When I moved to London from the United States in late 1997, I knew no one. Worse, as a new journalist at the BBC, I worked the graveyard shift: 8 p.m. to 8 a.m. three to four days a week, including every other weekend. Even if I'd had any friends, they wouldn't have been up for an after-work drink at 9 a.m. or free when I woke up at 2 p.m. on a Tuesday.
So I spent a lot of time amusing myself. When I'd exhausted the obvious tourist destinations, I started in on less familiar neighborhoods. Soon I was a font of information on little-known places in London -- even to my new English friends. (Londoners notoriously stay close to home, frequenting their "locals.")
Leave London's Portobello Road Market to the tourist mobs and instead go antiquing at the Bermondsey market.
Exploring the city became addictive, and like any good expatriate I've done my best over the years to blend in. So if the Tower of London, Harrods and Buckingham Palace just don't do it for you anymore, put that guidebook down and come along with me to some of my favorite off-the-tourist-track haunts.
View from Primrose Hill
Until the mid-1990s, Primrose Hill was a quiet North London neighborhood, its brown-brick Georgian town houses and old-fashioned shops overshadowed by the trendy grit of Camden Town and the glitz of Regent's Park. Then Jude Law and his then-wife Sadie Frost moved in. Other celebrities followed. Real estate prices soared, and it wasn't long before a spa, a yoga center and half a dozen trendy clothing and design shops dotted Regent's Park Road.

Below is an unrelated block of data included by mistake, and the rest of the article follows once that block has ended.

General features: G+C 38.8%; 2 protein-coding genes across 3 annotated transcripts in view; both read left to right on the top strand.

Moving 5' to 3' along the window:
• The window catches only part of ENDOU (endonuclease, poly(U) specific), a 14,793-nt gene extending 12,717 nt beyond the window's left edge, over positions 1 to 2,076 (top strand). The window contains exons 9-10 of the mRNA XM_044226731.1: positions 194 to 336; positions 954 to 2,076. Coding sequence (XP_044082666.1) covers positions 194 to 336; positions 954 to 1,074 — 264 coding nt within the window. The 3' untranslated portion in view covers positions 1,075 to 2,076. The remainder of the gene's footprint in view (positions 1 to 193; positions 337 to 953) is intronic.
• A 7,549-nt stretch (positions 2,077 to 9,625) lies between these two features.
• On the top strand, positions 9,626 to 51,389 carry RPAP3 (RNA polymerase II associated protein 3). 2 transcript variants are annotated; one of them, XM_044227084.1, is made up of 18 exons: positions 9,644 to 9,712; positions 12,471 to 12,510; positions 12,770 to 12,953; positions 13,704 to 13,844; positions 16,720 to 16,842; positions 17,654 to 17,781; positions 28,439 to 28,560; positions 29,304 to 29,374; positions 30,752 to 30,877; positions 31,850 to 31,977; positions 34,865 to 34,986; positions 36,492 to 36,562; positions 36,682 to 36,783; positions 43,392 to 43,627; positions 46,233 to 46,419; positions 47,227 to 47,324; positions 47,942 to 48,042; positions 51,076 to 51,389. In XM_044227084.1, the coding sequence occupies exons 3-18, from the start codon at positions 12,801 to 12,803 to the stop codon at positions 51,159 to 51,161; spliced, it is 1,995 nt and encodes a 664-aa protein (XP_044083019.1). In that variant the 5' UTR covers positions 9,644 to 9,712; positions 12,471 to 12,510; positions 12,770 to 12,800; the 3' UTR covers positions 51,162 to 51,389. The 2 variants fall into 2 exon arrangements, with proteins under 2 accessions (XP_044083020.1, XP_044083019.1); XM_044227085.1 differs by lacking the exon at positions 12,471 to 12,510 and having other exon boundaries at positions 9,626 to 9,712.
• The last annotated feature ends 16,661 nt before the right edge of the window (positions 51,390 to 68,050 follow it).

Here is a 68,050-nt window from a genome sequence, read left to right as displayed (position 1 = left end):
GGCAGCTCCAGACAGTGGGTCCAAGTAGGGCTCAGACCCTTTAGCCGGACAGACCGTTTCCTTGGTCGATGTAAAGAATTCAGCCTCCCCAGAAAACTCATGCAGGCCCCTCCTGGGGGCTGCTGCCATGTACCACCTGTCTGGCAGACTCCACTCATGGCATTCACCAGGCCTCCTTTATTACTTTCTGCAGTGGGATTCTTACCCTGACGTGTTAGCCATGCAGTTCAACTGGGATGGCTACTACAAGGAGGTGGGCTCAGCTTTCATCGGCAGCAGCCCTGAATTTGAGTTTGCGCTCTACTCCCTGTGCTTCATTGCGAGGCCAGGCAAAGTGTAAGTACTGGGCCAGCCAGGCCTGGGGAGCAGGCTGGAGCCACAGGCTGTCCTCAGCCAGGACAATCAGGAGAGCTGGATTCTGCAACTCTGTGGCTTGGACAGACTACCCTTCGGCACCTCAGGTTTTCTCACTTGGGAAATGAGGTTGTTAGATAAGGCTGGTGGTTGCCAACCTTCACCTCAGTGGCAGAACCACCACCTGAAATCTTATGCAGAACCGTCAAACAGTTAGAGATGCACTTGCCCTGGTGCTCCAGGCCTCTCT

Primrose Hill isn't exactly the new Notting Hill, but it's the chic family alternative. During the day, yummy mummies in Prada bring their toddlers to Cachao (140 Regent's Park Rd.) for creamy hot chocolate or the Primrose Patisserie (136 Regent's Park Rd.) for a croissant.
But the best thing about Primrose Hill -- the Hill -- has remained accessible, even to the little people. Enter the 112-acre park at the corner of Regent's Park and Primrose Hill roads. From the top of the hill, the panorama is as good as from the London Eye. You can see St. Paul's, Westminster Abbey, Canary Wharf and the omnipresent "Gherkin" skyscraper designed by Norman Foster. Even better, it's free. On a summer evening, the Hill is packed with picnicking hipsters, kids flying kites and locals walking their dogs. On Sundays, I often meet friends for a pint at the popular Queens pub (49 Regent's Park Rd.), browse at Primrose Hill Books (134 Regent's Park Rd.) or just walk up the hill and take in the view.
Tube: Chalk Farm.
Many of London's distinguished houses have been transformed into museums, but none is lovelier than Leighton House, the home and studio of famed 19th-century painter Lord Frederick Leighton. Behind the simple brick facade on a quiet street off High Street Kensington is a Victorian shrine to the exotic: The floors are covered in Roman-style mosaics. A grand Venetian glass chandelier lights the drawing room. And the piece de resistance, the Arab Hall, is tiled with peacock blue and sea green 16th-century Damascus tiles, bedecked with jewel-colored stained glass and topped with an octagonal cupola.